• Jamie Shannon

Entering my final Spanish province. Catalunya and Barcelona

As is becoming the norm, I only expected to be in Valencia for a couple of days but alas, I ended up staying four. It was becoming quite common for me to pay for only one night, end up going out with some people from the hostel and wake up bleary eyed in the morning and stumble still half asleep down to the reception and ask for another night.

I would have left after the third day but I found I had some kind of spot on my lower left eye lid, my good eye actually ,and upon reading some things on the internet, began to worry, not unjustly that I had some kind of sun related cancer! I thus made my way to the local hospital to get it checked out and, after being there for just under an hour with very sweaty palms, was told it was just a sweat gland or something similar that had become infected. I was relieved like you wouldn’t believe. Anyway as it was now 5 pm and so I opted to stay another night.

I left Valencia at around twelve and although the road going north was a motorway, I had seen on the internet that there was a smaller road running right by it and so opted to take this one, travelling along the coast at least most of the way north.

It took some time to actually find the road though, having to head straight for the beach promenade at first and finding it from there with absolutely no road signs to follow at all. It turned out to be not a road at all but rather a track covered in a variety of rubble, stones and sand. I had to push the bike through the sand which was hard enough and I was becoming worried at times that my bike was going to fall apart just because of the sheer nature of the track. I actually can’t believe it was even listed on google maps as it was really just a track. With some effort thought I did make it to the end and I found myself back on a small road running alongside the motorway and onto Sagunt.


From Sagunt, I made my way north, again along the motorway but the road turned east for some reason and I ended up travelling through orange and lime groves around the small coastal towns. I would have to ride about two km’s east towards the sea before again turning north for another 2km’s. I would then have to cycle another 2km’s west back towards the motorway. This would continue for the next hour and a half until I eventually found the road alongside the highway again. I think I must have travelled about 25 km’s in all but most probably only 10km’s north. It was exhausting work and incredibly frustrating to say the least.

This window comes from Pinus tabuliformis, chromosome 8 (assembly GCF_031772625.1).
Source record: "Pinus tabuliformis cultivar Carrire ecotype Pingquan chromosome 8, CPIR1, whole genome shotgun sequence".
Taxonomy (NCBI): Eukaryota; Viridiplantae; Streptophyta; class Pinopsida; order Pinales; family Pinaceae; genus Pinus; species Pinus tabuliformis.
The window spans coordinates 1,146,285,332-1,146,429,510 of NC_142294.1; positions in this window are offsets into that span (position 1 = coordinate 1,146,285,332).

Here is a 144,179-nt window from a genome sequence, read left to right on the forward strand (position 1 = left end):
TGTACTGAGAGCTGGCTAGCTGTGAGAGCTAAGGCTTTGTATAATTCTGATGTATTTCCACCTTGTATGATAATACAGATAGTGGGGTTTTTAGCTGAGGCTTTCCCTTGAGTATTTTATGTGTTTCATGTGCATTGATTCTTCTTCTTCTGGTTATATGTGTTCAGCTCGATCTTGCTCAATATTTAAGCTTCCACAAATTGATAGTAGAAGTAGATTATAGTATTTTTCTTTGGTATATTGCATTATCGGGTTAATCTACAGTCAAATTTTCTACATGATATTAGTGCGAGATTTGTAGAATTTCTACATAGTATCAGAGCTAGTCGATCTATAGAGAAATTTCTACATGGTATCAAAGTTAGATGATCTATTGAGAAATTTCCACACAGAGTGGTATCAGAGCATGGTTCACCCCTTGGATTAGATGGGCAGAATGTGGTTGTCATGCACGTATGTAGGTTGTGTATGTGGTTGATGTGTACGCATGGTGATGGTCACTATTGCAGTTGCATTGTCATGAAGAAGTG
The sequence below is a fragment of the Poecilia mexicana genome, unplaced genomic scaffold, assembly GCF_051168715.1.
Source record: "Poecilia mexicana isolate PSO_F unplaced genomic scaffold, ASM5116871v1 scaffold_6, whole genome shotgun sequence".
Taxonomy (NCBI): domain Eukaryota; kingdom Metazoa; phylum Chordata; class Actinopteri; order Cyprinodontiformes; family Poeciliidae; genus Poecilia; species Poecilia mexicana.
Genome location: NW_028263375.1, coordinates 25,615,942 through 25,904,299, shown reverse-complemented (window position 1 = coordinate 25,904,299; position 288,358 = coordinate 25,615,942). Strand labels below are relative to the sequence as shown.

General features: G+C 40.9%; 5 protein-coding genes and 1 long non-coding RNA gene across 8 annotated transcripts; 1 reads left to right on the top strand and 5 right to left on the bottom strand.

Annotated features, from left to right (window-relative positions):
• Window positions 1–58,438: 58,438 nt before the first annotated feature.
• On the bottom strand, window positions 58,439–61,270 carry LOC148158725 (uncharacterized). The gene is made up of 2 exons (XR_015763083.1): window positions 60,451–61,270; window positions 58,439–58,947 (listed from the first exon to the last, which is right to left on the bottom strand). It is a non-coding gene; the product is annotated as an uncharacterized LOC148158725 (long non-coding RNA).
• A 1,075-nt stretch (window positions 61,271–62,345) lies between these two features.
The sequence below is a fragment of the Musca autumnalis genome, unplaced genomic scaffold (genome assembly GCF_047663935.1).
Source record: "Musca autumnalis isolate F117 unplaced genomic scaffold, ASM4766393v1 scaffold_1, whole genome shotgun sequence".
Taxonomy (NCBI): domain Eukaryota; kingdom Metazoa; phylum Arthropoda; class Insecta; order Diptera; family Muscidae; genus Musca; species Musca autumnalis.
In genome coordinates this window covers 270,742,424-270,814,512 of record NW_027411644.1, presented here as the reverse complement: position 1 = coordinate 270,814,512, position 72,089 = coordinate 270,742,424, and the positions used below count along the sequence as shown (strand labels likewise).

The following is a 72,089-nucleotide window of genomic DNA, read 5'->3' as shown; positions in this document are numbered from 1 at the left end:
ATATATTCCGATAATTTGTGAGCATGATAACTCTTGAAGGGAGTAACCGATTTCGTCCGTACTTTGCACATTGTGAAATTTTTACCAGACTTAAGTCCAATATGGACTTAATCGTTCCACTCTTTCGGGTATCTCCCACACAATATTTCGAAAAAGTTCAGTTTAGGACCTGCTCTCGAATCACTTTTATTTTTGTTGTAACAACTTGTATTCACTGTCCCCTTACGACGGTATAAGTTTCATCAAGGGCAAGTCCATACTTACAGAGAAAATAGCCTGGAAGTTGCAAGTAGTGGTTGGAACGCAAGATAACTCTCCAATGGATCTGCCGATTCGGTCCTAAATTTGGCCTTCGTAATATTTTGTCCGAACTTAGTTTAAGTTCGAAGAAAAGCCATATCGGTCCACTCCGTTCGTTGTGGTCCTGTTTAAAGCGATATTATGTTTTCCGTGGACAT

Of course and as you may have guessed, my little bicycle did eventually find its way out of the maze and so I continued north alongside the national highway where it was easy work all the way inland and into the small town of Nules. It was lovely scenery all along my left inland and I was enjoying the cooler weather of the late afternoon. I liked this time very much as I could actually see properly.


Outside Nules, the Highway did its disappearing act again and after a roundabout, merged inconveniently with the motorway thus forcing me to find another route. I decided to head through the town from where I opted for a smaller road back towards the coast.

It’s a strange thing really. The townsfolk, being late evening, would just find themselves sat outside their houses on the streets watching the world go by, sometimes on their own and sometimes not. Whereas in other countries, the older folk sit inside and watch tv, here they sit outside and watch real life and I kind of like that.


I found a place to camp in some scrub-land alongside a road that led to Villa Real and, apart from my tooth, mosquitoes and humidity, slept quite contentedly for the duration of the evening.


I cycled the 10km’s or so into Castello the following morning and was surprised at how agreeable I found the city. I didn’t realise it was so big either and so it took me longer than usual to find my way out, deciding to follow a bus for a short distance. I looked around for a water fountain but the more I strayed into cities, the harder it became to locate them. I opted for a gas station instead. They usually have a water pump outside next to the air pump but this tasted somewhat like petrol and so I usually asked if I could use the toilets at which they always seemed happy for me to do so.

I stopped in Benicassim where the beach was a beautiful white sand and the water was an unforgettable blue. The town itself was also quite splendid with the garish souvenir shops making only infrequent appearances. It a more refined edge when compared to most other beach towns along the coast. Quite surprising really given that it’s home to a huge music festival every summer.